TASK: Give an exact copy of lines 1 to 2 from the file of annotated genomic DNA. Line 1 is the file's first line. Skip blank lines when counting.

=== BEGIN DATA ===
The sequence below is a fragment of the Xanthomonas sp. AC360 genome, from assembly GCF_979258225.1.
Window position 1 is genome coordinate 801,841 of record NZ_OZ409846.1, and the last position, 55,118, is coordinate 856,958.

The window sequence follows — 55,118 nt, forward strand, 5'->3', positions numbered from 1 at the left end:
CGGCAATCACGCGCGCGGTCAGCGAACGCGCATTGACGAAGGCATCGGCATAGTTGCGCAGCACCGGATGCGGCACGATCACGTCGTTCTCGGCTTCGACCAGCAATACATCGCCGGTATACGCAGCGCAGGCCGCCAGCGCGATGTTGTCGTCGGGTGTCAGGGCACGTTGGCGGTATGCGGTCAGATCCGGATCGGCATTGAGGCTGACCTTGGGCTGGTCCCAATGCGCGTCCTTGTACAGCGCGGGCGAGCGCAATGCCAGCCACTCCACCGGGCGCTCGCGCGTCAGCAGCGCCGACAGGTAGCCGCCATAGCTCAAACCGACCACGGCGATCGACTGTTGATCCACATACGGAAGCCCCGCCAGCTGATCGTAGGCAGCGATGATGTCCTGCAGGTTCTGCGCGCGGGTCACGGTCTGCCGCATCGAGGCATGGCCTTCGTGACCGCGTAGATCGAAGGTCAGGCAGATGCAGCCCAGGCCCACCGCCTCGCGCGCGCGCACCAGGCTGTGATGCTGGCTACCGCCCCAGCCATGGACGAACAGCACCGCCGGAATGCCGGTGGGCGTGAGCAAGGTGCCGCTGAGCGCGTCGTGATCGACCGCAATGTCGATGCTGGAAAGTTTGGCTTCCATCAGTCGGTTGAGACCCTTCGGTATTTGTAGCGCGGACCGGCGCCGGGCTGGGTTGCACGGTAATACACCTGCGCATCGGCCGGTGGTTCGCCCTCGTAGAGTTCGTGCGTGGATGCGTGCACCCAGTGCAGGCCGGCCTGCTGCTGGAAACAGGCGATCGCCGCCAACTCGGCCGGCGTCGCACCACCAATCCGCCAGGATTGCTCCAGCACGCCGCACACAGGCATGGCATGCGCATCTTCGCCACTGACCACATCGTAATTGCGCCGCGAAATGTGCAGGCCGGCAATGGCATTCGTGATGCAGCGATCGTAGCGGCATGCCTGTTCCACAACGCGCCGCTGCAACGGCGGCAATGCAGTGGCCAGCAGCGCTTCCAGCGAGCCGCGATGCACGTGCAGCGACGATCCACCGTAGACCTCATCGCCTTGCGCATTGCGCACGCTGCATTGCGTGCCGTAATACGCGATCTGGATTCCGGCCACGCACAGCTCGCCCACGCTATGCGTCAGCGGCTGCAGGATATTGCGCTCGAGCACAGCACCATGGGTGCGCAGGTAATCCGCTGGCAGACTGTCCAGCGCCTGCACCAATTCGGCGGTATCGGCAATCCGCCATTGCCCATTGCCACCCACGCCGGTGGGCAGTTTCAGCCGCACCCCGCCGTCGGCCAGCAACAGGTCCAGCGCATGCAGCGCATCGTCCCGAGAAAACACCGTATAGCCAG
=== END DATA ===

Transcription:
The sequence below is a fragment of the Xanthomonas sp. AC360 genome, from assembly GCF_979258225.1.
Window position 1 is genome coordinate 801,841 of record NZ_OZ409846.1, and the last position, 55,118, is coordinate 856,958.